The rare Boronias which were feared to be lost after Cyclone Monica have been found. (See my post ). The species are Boronia viridiflora and Boronia quadrilata. Scientists from Charles Darwin University have sought permission from the traditional owners of the land to take specimens back to the university for research into propagation of the species.
The full article released by Charles Darwin University can be read here.
This is off the topic of tufted plants but I thought it interesting. This item is from the ABC News Online in Australia on May 30th 2006.
Cyclone sparks rare plant rescue
Scientists in the Northern Territory are about to embark on a rescue mission to save two rare plant species they fear were almost wiped out by cyclone Monica.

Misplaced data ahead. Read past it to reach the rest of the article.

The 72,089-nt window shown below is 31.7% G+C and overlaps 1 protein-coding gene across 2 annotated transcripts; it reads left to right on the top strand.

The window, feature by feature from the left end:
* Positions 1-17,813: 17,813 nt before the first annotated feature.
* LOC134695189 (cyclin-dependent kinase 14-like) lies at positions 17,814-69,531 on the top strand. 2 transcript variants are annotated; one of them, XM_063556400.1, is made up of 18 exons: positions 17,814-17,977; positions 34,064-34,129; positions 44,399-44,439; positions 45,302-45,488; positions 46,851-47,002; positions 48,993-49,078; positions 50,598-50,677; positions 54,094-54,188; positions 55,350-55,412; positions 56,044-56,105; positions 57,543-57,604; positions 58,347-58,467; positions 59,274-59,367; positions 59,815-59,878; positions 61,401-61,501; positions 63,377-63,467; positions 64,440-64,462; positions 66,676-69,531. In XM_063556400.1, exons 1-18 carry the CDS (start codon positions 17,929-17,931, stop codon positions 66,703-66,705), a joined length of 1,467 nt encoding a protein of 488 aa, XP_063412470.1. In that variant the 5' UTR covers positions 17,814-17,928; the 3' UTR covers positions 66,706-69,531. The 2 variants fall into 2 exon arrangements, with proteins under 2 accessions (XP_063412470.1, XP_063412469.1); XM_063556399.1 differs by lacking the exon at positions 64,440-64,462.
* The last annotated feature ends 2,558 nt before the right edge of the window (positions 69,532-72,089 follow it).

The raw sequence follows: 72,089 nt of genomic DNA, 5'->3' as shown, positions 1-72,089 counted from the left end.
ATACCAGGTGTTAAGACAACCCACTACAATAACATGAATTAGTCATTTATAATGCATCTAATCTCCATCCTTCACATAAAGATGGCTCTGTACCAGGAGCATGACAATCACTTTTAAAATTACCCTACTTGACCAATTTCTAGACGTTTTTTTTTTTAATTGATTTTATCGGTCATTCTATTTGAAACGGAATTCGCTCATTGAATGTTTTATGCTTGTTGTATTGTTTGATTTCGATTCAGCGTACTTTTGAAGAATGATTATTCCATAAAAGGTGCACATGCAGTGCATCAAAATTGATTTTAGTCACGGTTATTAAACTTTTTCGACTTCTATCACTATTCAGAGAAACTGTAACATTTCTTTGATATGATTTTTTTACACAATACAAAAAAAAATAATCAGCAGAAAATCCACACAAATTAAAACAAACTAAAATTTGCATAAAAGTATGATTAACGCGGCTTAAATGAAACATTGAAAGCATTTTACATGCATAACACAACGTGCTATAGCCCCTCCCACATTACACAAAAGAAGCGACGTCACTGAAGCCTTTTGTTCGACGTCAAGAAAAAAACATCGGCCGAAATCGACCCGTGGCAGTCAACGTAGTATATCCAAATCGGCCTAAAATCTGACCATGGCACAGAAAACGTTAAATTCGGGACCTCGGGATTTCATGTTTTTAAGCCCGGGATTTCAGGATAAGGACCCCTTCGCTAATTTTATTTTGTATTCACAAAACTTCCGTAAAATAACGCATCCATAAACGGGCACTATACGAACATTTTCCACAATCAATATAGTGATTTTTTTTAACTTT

Sean Bellairs from Charles Darwin University says remote data suggests the area where the boronia plants grow suffered significant damage when the cyclone hit last month.
He says two researchers plan to head to the area this week and collect samples of the plants, which they will then try to grow.
“These species are known only to occur in a single population and also only to have a few hundred plants within that population, so they’re quite restricted in area and they’re also quite restricted in terms of numbers of plants as well,” he said.
The plants grow on the cliffs and sands of Arnhem Land, east of Darwin.
Mr Bellairs says the researchers will go to the area this week to find out if the few hundred boronia plants are still alive.
“We may be able to propagate them using cuttings, we may be able to grow them from seed, but some boronia plants are quite difficult to grow from seed and in some cases the seeds need quite specific treatment,” he said.
Some, like Boronia inornata, are also difficult to grow from cuttings!